- The Oxford Handbook of U.S. National Security
- About the Editors
- Foreword: U.S. National Security for the Twenty-First Century
- Introduction: Shape and Scope of U.S. National Security
- America’s Foreign Policy Traditions
- National Interests and Grand Strategy
- U.S. Foreign Policymaking and National Security
- Civil-Military Relations
- The Presidency and Decision Making
- The National Security Council: Is It Effective, or Is It Broken?
- The National Security Process
- Intelligence and National Security Decision Making
- Congress and National Security
- Diplomacy, the State Department, and National Security
- Development Assistance: Rationale and Applications
- Understanding and Improving U.S. Financial Sanctions
- The Political Economy of Security
- Budgeting for National Security
- Military Force Planning and National Security
- Military Operations and the Defense Department
- Alliances, Military Basing, and Logistics
- Homeland Security
- The United States and Iran: Challenges of Deterrence and Compellence
- U.S. Nuclear Strategy: The Search for Meaning
- International Cyber Conflict and National Security
- Encryption Wars: Who Should Yield?
- Space and National Security
- Human (In)Security
- Climate Change and Environmental Security
- Political Violence
- Women’s Participation in Political Violence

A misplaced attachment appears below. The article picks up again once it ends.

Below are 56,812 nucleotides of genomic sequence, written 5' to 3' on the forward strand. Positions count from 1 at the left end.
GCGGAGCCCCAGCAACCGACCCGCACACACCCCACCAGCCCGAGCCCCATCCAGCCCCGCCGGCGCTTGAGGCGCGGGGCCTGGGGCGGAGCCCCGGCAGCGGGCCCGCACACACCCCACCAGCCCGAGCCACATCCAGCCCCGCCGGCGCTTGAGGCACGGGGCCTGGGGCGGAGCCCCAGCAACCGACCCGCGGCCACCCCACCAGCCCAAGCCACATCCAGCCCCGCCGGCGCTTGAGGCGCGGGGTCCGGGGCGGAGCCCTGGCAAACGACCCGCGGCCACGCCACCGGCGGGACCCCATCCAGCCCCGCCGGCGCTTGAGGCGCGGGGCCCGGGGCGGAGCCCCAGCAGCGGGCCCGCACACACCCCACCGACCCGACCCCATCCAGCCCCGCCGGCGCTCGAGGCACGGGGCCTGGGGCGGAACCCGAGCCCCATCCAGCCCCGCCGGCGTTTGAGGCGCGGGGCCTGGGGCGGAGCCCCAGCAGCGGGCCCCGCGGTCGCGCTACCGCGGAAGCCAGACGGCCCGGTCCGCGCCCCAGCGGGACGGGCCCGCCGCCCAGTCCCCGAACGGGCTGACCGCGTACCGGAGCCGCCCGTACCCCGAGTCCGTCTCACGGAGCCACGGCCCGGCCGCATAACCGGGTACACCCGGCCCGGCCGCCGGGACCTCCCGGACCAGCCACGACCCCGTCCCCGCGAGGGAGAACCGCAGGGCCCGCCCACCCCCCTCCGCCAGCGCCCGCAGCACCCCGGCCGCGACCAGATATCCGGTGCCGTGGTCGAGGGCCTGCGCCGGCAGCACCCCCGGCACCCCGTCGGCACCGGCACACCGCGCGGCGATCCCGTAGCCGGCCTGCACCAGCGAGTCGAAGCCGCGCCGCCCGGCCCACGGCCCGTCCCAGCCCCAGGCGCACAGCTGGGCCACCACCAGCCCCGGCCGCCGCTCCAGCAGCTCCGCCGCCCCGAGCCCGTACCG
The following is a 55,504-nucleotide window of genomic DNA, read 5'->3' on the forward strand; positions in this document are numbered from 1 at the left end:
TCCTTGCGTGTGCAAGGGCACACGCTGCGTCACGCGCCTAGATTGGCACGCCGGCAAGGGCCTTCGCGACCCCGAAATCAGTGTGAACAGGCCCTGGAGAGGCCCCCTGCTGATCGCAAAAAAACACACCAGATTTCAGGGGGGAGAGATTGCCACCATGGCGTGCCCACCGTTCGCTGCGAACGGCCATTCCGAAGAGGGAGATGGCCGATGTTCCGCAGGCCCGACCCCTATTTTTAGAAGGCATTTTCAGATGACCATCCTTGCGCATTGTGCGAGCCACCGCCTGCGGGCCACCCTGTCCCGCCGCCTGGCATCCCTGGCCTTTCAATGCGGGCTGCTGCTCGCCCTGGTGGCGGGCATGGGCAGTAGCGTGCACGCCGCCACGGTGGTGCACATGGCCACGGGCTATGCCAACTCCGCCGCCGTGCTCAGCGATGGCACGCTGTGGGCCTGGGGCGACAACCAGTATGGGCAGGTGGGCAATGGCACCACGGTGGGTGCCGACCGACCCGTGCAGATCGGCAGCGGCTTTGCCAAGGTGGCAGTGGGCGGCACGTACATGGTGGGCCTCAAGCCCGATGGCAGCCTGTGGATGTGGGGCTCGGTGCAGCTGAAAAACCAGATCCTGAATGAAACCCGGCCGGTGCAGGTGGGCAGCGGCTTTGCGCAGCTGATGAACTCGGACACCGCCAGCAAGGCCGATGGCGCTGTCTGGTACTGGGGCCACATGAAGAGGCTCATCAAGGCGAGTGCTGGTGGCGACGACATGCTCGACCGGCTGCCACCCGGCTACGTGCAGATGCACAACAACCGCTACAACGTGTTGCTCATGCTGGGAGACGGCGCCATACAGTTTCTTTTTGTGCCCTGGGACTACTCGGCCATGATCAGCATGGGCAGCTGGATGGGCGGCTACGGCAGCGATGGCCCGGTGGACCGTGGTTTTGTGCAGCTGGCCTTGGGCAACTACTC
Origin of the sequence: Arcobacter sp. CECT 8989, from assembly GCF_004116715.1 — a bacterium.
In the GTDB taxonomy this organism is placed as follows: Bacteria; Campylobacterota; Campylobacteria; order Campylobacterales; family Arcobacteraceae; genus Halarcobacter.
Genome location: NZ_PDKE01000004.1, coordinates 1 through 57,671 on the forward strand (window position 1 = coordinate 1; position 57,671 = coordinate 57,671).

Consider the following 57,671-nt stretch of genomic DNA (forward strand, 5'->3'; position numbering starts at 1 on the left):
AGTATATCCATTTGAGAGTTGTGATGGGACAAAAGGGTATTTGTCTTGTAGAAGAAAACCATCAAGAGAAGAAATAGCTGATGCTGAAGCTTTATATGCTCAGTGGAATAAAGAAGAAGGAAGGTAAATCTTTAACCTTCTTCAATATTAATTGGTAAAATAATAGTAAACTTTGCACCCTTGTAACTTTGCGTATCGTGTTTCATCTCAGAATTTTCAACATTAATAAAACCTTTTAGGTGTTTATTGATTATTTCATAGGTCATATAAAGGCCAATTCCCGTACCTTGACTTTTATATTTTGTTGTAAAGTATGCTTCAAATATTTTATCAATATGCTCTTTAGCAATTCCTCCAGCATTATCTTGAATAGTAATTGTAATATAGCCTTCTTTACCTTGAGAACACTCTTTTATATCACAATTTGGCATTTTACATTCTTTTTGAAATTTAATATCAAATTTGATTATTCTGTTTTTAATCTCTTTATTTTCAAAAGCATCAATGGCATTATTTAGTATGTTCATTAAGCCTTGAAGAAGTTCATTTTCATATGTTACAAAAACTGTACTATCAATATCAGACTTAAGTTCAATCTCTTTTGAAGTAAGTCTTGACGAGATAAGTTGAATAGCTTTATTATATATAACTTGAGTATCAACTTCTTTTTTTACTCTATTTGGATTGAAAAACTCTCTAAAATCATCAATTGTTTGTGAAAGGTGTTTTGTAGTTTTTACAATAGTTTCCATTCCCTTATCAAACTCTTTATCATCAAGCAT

- International Terrorism
- Threats and Dangers in the Twenty-First Century
- International Rivalry and National Security
- Interstate Rivalry in East Asia
- The Transatlantic Security Landscape in Europe
- U.S. National Security in the Western Hemisphere
- Epilogue: Five Lessons for National Security Policymakers
Abstract and Keywords
Civil-military relations are fundamental to the fabric of American politics. Throughout the country’s history, relations among military institutions, the civilian leadership, and American society have experienced periodic challenges and frictions. Since the late 1950s, sociologists, historians, and political scientists have sought to document and analyze these tensions. The issues include the perennial topic of how best to assure civilian control of the military; the nature and consequences of the gaps between American society and the military; the military’s involvement in politics; and the appropriate roles of civilian and military leaders in strategic assessment. This chapter explores these scholarly debates and discusses their practical implications for contemporary American civil-military relations.
Risa Brooks is Allis Chalmers Associate Professor of Political Science and Director of Undergraduate Studies at Marquette University and a Non-Resident Fellow in Security Studies at the Abu Dhabi based think-tank TRENDS. For the 2017/2018 year she was an adjunct scholar at the Modern War Institute at West Point. Professor Brooks’s research focuses on issues related to civil-military relations, military effectiveness, andpg xiimilitant and terrorist organizations; she also has a regional interest in the Middle East. Professor Brooks is the author of Shaping Strategy: The Civil-Military Politics of Strategic Assessment (Princeton University Press, 2008) and editor (with Elizabeth Stanley) of Creating Military Power: The Sources of Military Effectiveness (Stanford University Press, 2007), as well as many articles in the field of international security.
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